Essential Elements of an Honors Thesis
Content and sections within an Honors thesis will vary by individual disciplines and fields; however, there are common characteristics and required elements to all Honors theses:
- Substantial written component: As a significant piece of undergraduate research, quality matters more than length - which varies widely across different fields. The thesis should make a substantial contribution to the student’s chosen discipline. However, a minimum of 30 pages (excluding appendices and sources) is expected for most Honors theses. Creative projects require 15-20 pages of written analysis or background to accompany the creative work.
- Advanced level work that focuses on an explicit thesis: a question to be answered, a problem to be solved, an analysis of central issues, or a position to be explained;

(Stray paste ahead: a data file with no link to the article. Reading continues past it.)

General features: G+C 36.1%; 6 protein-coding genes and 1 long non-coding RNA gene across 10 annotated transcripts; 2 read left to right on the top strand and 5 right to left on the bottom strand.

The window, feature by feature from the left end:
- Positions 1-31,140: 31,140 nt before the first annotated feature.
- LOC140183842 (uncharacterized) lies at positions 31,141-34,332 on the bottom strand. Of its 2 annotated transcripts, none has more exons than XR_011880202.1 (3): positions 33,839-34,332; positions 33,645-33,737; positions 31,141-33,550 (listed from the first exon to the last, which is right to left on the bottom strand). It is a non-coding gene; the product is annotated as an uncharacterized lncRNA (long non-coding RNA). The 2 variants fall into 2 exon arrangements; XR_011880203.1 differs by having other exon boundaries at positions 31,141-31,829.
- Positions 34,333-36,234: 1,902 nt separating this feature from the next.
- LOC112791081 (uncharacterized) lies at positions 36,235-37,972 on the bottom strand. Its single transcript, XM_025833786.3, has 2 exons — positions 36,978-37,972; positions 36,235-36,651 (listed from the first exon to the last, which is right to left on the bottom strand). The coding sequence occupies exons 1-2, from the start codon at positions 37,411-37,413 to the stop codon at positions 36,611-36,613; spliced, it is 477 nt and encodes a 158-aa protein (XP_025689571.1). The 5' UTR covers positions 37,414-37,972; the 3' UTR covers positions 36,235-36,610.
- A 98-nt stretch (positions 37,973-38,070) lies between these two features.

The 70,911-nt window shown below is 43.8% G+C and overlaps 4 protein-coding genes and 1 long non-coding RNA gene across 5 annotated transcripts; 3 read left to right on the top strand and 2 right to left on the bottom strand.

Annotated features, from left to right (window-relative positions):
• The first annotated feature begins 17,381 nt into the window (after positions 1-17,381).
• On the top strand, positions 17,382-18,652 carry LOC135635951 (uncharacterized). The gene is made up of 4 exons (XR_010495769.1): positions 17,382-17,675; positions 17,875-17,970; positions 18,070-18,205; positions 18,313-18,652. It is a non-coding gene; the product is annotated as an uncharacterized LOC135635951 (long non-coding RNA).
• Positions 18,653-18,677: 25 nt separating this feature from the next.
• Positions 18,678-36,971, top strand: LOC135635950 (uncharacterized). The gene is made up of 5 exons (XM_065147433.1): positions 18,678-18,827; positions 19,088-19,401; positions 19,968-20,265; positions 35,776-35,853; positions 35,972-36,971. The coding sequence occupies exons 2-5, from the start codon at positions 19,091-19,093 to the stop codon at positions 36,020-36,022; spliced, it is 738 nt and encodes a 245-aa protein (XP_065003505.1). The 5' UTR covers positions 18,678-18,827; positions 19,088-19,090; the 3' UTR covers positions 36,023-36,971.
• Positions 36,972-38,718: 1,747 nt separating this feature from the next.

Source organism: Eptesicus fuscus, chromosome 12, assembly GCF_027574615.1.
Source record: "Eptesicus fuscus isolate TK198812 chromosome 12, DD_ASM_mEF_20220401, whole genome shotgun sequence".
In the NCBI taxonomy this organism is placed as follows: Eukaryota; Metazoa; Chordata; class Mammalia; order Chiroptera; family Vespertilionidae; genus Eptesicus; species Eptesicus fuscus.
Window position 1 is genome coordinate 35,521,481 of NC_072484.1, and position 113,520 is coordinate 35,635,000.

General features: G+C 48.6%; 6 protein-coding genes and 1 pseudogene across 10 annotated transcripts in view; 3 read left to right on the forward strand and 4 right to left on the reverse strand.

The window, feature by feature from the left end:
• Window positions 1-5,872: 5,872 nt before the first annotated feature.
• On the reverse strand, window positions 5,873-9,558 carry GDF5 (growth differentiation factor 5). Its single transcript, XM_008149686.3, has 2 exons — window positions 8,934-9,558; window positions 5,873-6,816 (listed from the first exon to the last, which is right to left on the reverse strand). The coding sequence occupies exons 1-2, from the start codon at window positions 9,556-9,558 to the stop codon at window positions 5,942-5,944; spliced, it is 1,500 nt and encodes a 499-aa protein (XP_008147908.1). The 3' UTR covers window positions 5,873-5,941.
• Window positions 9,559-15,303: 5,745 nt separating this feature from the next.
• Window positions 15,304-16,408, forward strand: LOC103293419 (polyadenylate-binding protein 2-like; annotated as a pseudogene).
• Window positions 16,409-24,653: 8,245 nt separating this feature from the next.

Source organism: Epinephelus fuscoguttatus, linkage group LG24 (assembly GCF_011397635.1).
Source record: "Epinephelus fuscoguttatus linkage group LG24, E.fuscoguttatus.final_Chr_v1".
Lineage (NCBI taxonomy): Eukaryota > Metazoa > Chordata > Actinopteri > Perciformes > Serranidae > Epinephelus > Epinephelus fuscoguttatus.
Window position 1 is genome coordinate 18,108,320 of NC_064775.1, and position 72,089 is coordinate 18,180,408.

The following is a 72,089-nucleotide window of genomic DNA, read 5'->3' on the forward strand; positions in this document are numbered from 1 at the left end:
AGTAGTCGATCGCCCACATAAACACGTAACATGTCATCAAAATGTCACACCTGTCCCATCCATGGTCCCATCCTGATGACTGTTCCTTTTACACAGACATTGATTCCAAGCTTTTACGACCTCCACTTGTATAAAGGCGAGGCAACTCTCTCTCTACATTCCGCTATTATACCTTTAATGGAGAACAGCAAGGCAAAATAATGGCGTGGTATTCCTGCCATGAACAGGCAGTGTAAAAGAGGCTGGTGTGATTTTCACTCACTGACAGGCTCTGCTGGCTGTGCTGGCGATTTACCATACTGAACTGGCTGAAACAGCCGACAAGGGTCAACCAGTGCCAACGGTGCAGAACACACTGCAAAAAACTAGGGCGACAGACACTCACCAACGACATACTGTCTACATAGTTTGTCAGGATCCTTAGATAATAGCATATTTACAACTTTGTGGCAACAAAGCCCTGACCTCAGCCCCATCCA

- Self-directed, original research or creative work;
- Incorporates previous study and learning; may build or expand on capstone projects or senior papers, but moves beyond typical expectations;
- Documentation according to professional standards in the field;
- Demonstrates mastery of a specific subject matter, familiarity with practices and conventions in a discipline, and qualifications for future independent work;
- Superior undergraduate work that merits publication, presentation, or distribution beyond the campus community;
- Public presentation, including oral thesis defense, poster session, and publication. Culminating presentations at appropriate professional meetings or academic conferences are strongly encouraged.
A scholarly Honors thesis typically includes:
- Table of Contents
- List of Tables and Figures
- Discussion or Analysis
- References, Bibliography or Literature Review